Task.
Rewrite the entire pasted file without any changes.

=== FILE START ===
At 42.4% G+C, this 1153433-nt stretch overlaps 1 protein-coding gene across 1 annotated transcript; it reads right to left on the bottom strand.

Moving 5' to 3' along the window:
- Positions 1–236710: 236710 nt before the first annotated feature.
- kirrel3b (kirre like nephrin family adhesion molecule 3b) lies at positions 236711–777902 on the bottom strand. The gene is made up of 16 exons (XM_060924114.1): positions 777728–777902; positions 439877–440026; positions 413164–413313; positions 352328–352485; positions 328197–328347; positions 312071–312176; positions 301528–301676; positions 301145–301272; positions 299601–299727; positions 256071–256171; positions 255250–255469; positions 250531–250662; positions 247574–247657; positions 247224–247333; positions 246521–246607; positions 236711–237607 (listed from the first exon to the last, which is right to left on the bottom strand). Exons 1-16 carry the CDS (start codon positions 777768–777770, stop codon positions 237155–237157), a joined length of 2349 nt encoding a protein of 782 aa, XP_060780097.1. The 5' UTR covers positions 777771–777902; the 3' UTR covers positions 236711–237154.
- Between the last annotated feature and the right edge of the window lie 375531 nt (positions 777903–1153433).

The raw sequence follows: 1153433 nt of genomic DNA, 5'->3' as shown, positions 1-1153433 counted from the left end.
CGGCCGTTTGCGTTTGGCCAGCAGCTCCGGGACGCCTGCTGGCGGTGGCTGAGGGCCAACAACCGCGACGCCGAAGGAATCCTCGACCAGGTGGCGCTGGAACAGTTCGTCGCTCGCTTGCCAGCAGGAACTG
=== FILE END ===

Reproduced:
At 42.4% G+C, this 1153433-nt stretch overlaps 1 protein-coding gene across 1 annotated transcript; it reads right to left on the bottom strand.

Moving 5' to 3' along the window:
- Positions 1–236710: 236710 nt before the first annotated feature.
- kirrel3b (kirre like nephrin family adhesion molecule 3b) lies at positions 236711–777902 on the bottom strand. The gene is made up of 16 exons (XM_060924114.1): positions 777728–777902; positions 439877–440026; positions 413164–413313; positions 352328–352485; positions 328197–328347; positions 312071–312176; positions 301528–301676; positions 301145–301272; positions 299601–299727; positions 256071–256171; positions 255250–255469; positions 250531–250662; positions 247574–247657; positions 247224–247333; positions 246521–246607; positions 236711–237607 (listed from the first exon to the last, which is right to left on the bottom strand). Exons 1-16 carry the CDS (start codon positions 777768–777770, stop codon positions 237155–237157), a joined length of 2349 nt encoding a protein of 782 aa, XP_060780097.1. The 5' UTR covers positions 777771–777902; the 3' UTR covers positions 236711–237154.
- Between the last annotated feature and the right edge of the window lie 375531 nt (positions 777903–1153433).

The raw sequence follows: 1153433 nt of genomic DNA, 5'->3' as shown, positions 1-1153433 counted from the left end.
CGGCCGTTTGCGTTTGGCCAGCAGCTCCGGGACGCCTGCTGGCGGTGGCTGAGGGCCAACAACCGCGACGCCGAAGGAATCCTCGACCAGGTGGCGCTGGAACAGTTCGTCGCTCGCTTGCCAGCAGGAACTG